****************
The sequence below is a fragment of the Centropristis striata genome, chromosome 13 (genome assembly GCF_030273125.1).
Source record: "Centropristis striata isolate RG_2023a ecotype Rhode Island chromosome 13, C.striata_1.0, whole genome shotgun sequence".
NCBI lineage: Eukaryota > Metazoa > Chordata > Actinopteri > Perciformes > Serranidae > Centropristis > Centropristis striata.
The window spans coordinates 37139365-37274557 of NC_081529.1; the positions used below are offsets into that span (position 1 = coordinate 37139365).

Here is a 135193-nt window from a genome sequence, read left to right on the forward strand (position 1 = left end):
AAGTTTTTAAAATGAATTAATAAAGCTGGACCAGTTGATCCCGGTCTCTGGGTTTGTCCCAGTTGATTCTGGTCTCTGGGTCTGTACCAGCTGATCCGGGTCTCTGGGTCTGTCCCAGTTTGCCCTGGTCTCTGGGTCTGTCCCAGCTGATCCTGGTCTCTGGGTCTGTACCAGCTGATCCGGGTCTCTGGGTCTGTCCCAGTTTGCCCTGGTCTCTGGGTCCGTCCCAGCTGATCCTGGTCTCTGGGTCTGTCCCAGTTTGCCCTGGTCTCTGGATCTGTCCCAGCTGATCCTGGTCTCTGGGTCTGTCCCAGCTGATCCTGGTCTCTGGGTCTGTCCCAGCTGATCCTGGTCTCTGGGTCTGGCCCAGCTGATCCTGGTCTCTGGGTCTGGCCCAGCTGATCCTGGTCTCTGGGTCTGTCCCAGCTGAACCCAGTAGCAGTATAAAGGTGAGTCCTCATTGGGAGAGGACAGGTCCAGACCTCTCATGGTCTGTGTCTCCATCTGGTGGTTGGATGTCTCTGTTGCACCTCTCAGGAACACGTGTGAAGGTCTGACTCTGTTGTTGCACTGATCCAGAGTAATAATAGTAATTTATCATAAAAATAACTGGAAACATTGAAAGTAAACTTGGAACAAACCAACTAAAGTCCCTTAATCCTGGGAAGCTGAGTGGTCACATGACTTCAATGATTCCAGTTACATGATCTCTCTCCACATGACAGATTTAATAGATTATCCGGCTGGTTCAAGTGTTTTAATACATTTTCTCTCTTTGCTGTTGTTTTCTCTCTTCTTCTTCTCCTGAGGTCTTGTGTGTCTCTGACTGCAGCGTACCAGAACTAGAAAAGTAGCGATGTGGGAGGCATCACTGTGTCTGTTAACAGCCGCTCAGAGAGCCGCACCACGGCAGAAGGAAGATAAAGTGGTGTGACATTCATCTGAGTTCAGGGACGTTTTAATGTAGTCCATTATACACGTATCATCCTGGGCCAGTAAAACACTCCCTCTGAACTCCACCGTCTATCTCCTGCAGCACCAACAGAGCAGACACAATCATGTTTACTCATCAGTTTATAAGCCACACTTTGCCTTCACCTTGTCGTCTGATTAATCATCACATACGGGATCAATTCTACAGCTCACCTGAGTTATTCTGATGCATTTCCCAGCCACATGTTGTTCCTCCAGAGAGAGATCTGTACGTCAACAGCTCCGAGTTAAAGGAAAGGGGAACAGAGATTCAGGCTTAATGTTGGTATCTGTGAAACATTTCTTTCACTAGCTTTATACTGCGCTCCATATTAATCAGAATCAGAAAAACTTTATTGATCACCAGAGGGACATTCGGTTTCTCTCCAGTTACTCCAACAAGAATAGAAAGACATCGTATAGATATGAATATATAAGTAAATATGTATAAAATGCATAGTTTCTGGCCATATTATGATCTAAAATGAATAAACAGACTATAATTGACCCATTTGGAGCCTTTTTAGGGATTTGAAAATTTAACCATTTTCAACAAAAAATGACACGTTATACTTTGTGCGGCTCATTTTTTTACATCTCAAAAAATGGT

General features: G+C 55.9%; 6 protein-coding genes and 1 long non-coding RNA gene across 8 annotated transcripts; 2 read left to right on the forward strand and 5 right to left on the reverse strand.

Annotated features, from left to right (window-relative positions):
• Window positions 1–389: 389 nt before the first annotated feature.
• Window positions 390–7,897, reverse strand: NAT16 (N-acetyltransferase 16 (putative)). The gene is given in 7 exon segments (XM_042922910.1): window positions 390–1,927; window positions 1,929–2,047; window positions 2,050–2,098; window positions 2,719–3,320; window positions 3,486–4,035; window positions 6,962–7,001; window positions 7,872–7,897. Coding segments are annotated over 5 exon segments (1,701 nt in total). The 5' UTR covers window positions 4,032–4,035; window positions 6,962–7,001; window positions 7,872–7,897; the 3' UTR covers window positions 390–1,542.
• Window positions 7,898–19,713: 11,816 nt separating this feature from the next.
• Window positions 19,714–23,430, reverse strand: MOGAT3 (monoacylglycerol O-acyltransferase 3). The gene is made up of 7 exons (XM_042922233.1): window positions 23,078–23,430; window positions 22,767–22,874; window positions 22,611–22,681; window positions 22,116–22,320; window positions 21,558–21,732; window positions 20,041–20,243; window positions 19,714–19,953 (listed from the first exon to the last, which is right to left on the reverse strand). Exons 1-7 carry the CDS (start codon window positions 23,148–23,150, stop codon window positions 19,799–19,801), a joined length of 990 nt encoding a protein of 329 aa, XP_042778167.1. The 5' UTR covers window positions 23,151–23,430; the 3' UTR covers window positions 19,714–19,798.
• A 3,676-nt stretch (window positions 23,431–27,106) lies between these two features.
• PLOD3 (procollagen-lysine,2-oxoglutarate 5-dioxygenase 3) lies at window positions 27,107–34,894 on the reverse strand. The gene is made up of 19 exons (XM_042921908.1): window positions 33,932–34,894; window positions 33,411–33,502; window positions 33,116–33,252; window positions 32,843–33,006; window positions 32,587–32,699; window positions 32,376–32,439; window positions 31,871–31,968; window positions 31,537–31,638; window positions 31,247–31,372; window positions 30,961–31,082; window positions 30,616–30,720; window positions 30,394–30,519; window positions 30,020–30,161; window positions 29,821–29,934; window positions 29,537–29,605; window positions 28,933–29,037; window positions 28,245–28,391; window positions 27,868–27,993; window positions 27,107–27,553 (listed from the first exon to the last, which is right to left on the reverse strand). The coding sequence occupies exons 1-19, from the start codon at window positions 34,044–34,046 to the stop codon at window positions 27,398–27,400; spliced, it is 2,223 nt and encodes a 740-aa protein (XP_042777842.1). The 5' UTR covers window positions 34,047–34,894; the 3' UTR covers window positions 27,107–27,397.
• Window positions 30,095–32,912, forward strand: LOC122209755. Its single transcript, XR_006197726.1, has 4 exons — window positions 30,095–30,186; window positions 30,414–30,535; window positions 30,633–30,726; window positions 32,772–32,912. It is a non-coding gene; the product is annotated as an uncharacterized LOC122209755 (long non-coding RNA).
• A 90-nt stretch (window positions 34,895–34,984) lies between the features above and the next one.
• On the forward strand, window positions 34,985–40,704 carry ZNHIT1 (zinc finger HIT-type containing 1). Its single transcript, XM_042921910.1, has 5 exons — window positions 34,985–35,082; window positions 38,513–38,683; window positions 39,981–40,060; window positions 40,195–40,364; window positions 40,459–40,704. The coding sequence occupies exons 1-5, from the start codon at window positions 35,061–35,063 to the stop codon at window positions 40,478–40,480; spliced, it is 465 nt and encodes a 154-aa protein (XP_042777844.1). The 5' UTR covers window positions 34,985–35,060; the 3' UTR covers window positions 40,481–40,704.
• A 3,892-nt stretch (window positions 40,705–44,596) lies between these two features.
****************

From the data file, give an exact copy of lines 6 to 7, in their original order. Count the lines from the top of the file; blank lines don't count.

AAGTTTTTAAAATGAATTAATAAAGCTGGACCAGTTGATCCCGGTCTCTGGGTTTGTCCCAGTTGATTCTGGTCTCTGGGTCTGTACCAGCTGATCCGGGTCTCTGGGTCTGTCCCAGTTTGCCCTGGTCTCTGGGTCTGTCCCAGCTGATCCTGGTCTCTGGGTCTGTACCAGCTGATCCGGGTCTCTGGGTCTGTCCCAGTTTGCCCTGGTCTCTGGGTCCGTCCCAGCTGATCCTGGTCTCTGGGTCTGTCCCAGTTTGCCCTGGTCTCTGGATCTGTCCCAGCTGATCCTGGTCTCTGGGTCTGTCCCAGCTGATCCTGGTCTCTGGGTCTGTCCCAGCTGATCCTGGTCTCTGGGTCTGGCCCAGCTGATCCTGGTCTCTGGGTCTGGCCCAGCTGATCCTGGTCTCTGGGTCTGTCCCAGCTGAACCCAGTAGCAGTATAAAGGTGAGTCCTCATTGGGAGAGGACAGGTCCAGACCTCTCATGGTCTGTGTCTCCATCTGGTGGTTGGATGTCTCTGTTGCACCTCTCAGGAACACGTGTGAAGGTCTGACTCTGTTGTTGCACTGATCCAGAGTAATAATAGTAATTTATCATAAAAATAACTGGAAACATTGAAAGTAAACTTGGAACAAACCAACTAAAGTCCCTTAATCCTGGGAAGCTGAGTGGTCACATGACTTCAATGATTCCAGTTACATGATCTCTCTCCACATGACAGATTTAATAGATTATCCGGCTGGTTCAAGTGTTTTAATACATTTTCTCTCTTTGCTGTTGTTTTCTCTCTTCTTCTTCTCCTGAGGTCTTGTGTGTCTCTGACTGCAGCGTACCAGAACTAGAAAAGTAGCGATGTGGGAGGCATCACTGTGTCTGTTAACAGCCGCTCAGAGAGCCGCACCACGGCAGAAGGAAGATAAAGTGGTGTGACATTCATCTGAGTTCAGGGACGTTTTAATGTAGTCCATTATACACGTATCATCCTGGGCCAGTAAAACACTCCCTCTGAACTCCACCGTCTATCTCCTGCAGCACCAACAGAGCAGACACAATCATGTTTACTCATCAGTTTATAAGCCACACTTTGCCTTCACCTTGTCGTCTGATTAATCATCACATACGGGATCAATTCTACAGCTCACCTGAGTTATTCTGATGCATTTCCCAGCCACATGTTGTTCCTCCAGAGAGAGATCTGTACGTCAACAGCTCCGAGTTAAAGGAAAGGGGAACAGAGATTCAGGCTTAATGTTGGTATCTGTGAAACATTTCTTTCACTAGCTTTATACTGCGCTCCATATTAATCAGAATCAGAAAAACTTTATTGATCACCAGAGGGACATTCGGTTTCTCTCCAGTTACTCCAACAAGAATAGAAAGACATCGTATAGATATGAATATATAAGTAAATATGTATAAAATGCATAGTTTCTGGCCATATTATGATCTAAAATGAATAAACAGACTATAATTGACCCATTTGGAGCCTTTTTAGGGATTTGAAAATTTAACCATTTTCAACAAAAAATGACACGTTATACTTTGTGCGGCTCATTTTTTTACATCTCAAAAAATGGT

General features: G+C 55.9%; 6 protein-coding genes and 1 long non-coding RNA gene across 8 annotated transcripts; 2 read left to right on the forward strand and 5 right to left on the reverse strand.